Last week Arizona State University’s Center for Science and the Imagination, where I serve as director, officially launched the Hieroglyph Project, an effort to get science fiction writers talking with scientists and engineers about the future. (Disclosure: Future Tense is a partnership of ASU, Slate, and the New America Foundation). The goal is to break out of our dystopian rut and get some ambitious new ideas on the table, and we need your help to do it.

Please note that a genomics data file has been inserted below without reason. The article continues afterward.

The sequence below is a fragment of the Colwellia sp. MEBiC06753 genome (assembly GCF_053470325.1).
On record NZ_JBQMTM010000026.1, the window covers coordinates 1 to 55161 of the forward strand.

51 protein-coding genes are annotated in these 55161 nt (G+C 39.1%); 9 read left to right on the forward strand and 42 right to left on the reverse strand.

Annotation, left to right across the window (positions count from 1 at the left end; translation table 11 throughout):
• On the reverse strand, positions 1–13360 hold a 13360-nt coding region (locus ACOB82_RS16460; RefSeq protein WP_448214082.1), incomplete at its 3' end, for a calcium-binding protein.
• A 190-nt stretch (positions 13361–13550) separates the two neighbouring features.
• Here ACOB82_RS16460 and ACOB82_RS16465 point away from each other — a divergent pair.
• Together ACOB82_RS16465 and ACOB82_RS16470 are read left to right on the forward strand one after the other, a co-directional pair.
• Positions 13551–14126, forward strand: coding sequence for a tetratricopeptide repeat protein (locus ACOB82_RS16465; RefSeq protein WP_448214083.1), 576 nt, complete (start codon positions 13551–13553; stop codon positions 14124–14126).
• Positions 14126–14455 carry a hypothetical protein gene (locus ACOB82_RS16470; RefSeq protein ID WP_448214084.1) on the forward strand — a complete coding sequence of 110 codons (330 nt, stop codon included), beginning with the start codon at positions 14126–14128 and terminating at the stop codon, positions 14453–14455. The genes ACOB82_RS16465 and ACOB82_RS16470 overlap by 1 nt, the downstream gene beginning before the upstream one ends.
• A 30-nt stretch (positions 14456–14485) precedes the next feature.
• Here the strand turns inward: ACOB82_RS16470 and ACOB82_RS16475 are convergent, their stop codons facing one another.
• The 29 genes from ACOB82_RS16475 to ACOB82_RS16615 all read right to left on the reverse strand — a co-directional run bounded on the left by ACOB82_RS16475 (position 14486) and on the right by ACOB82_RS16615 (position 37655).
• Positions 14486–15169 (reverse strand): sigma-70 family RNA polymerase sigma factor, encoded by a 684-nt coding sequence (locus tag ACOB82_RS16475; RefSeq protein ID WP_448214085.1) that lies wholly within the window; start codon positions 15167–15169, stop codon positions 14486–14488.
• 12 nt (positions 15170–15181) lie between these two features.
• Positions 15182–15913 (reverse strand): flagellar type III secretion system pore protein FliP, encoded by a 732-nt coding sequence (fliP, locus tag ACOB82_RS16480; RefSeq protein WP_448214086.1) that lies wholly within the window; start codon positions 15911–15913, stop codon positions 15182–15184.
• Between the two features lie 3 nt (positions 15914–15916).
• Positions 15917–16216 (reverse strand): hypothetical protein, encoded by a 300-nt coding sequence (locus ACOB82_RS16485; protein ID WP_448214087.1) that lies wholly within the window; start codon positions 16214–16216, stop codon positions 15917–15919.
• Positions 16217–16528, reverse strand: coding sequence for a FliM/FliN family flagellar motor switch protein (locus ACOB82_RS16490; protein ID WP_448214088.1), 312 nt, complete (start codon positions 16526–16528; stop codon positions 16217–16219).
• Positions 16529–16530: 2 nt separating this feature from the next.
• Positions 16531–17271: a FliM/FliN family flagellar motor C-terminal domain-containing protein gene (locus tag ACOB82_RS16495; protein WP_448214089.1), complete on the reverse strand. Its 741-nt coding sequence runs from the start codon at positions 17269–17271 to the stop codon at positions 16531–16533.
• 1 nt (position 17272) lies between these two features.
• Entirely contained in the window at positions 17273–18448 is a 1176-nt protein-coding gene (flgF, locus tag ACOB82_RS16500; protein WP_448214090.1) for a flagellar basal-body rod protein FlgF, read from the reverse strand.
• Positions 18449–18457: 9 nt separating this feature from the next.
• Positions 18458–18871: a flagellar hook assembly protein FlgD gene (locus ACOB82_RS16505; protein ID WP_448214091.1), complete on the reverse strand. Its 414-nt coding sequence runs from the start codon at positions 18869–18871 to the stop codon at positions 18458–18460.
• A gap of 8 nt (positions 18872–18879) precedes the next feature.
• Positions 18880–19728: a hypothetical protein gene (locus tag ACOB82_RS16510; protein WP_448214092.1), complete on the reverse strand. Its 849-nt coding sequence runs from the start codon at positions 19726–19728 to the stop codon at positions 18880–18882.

Sci-fi great Neal Stephenson founded Hieroglyph with the idea that we need more optimistic visions of the future—visions that are still grounded in real science and technology. As Stephenson has pointed out, a good science fiction story can save us from hundreds of hours of meetings and PowerPoint presentations by immediately getting everyone on the same page about a potential breakthrough.